Former Bridgecorp director Rod Petricevic made plans to go on vacation in the lead up to failed finance firm's collapse, believing the company's "tight period" was behind it.
Petricevic is accused of misleading investors and continues to give evidence in his own defence in the High Court at Auckland today.
Although Bridgecorp "noticed the market becoming difficult through 2006", by April 2007 the company thought the "tight period" was over, Petricevic said.
The witness said the Bridgecorp board was "quite relaxed going forward" and made plans to go on holidays.
"I committed to going overseas at the end of May for a two week vacation. (Bridgecorp director) Rob Roest also confirmed at that time he wanted to take leave and would probably go when I came back...we were relaxed with our chairman Bruce Davidson leaving," Petricevic said.
However, just months later in July the company went into receivership, owing 14,500 investors a total of $459 million.
Petricevic said he believed the money owed to Bridgecorp was always going to come in, including $40 million from the Momi Bay luxury resort and golf course project in Fiji.
According to evidence tabled yesterday, promoters of Momi Bay hotel hoped it would be the largest 5-star resort in the South Pacific.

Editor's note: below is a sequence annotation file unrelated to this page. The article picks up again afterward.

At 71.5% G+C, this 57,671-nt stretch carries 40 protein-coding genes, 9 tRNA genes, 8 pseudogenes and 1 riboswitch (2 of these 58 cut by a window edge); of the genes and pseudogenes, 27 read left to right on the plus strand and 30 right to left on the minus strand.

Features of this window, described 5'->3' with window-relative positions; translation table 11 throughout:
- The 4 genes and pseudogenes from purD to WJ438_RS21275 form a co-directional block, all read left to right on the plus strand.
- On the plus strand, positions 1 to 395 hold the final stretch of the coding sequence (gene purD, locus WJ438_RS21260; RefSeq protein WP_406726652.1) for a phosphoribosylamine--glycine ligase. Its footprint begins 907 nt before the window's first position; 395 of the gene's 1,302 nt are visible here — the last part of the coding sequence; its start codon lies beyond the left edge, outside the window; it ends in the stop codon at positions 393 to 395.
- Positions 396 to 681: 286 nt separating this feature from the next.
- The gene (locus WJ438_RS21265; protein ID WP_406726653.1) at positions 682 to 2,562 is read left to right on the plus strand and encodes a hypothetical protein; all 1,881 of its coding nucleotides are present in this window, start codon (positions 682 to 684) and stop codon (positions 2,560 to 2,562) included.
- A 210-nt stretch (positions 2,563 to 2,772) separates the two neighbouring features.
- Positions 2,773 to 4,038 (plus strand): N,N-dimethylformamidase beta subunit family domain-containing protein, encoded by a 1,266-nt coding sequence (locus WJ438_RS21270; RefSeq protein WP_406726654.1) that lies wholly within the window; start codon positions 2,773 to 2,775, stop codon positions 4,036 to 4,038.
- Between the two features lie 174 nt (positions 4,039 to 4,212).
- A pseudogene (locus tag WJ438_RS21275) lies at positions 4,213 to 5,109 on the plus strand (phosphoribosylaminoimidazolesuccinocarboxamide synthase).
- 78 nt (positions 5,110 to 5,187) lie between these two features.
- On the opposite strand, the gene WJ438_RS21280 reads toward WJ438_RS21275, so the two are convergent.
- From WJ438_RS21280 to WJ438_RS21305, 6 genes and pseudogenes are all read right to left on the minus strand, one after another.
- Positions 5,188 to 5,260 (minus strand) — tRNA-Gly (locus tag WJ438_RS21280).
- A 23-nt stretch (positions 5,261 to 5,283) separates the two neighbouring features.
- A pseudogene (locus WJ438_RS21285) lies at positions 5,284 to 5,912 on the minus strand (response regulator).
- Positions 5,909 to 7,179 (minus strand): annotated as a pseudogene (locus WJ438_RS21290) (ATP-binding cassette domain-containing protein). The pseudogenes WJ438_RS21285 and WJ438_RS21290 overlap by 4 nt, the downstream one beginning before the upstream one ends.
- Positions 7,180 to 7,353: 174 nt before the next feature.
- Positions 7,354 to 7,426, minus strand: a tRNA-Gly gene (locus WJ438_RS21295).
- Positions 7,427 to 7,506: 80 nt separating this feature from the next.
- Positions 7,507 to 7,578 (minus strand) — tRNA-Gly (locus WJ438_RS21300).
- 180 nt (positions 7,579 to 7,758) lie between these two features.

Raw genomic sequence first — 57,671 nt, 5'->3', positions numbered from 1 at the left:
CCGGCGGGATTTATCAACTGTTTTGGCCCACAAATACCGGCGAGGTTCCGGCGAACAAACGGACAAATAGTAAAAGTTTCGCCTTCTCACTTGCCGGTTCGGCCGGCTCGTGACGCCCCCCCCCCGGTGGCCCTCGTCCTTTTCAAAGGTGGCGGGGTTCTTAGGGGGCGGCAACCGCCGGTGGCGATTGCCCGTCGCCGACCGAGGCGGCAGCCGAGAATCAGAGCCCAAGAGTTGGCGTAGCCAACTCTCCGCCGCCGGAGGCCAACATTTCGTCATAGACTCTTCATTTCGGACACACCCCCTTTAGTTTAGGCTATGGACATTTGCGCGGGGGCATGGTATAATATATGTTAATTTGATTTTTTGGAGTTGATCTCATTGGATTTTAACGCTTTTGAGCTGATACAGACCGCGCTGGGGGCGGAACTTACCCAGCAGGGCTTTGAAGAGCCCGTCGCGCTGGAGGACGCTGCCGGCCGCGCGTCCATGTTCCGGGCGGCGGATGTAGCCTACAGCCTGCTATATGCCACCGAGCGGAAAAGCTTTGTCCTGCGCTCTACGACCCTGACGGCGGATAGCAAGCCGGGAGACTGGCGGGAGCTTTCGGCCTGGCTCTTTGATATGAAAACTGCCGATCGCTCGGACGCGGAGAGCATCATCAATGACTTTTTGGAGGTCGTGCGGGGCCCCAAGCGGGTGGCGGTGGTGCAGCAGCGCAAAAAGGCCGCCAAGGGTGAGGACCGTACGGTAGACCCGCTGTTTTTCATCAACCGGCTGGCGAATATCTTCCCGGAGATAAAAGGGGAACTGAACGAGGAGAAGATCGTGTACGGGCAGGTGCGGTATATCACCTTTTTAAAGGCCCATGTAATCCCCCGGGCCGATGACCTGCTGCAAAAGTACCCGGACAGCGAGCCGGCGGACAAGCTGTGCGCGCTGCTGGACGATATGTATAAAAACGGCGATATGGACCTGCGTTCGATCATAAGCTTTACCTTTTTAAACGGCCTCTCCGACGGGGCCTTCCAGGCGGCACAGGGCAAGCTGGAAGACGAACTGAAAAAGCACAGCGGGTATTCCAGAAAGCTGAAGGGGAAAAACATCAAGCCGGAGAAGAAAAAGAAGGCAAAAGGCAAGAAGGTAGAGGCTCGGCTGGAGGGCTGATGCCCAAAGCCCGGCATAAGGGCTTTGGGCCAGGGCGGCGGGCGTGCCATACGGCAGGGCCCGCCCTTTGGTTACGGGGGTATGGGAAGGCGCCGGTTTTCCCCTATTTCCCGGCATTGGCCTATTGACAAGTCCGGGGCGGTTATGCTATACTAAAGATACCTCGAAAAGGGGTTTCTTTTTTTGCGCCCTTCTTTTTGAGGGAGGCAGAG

Petricevic himself described the Momi site as "one in a million" with white-sand beaches.
Despite this, the project was never finished and the money Bridgecorp lent for the operation was never paid back.
Petricevic will continue giving evidence today, with Crown cross-examination expected to start this afternoon.
Petricevic - along with fellow Bridgecorp directors Rob Roest and Peter Steigrad - faces 10 Securities Act charges for making allegedly misleading statements in the finance firm's offer documents.
Their trial began in October and is expected run until March.
As well as the Securities Act counts, Petricevic and Roest face eight charges of knowingly making false statements in offer documents that Bridgecorp had never missed interest payments to investors, or repayments of principal.
The three on trial deny all the charges against them.
Former Bridgecorp director Gary Urwin originally pleaded not guilty and appeared in court with Petricevic, Roest and Steigrad.
But he changed his plea in November last year and is awaiting sentencing in April.
The charges carry a maximum penalty of five years in jail or a fine of up to $300,000.
Former Bridgecorp chairman Bruce Davidson was sentenced to nine months' home detention in October after he changed his plea to guilty.
He was also ordered to pay reparations of $500,000 and perform 200 hours' community work.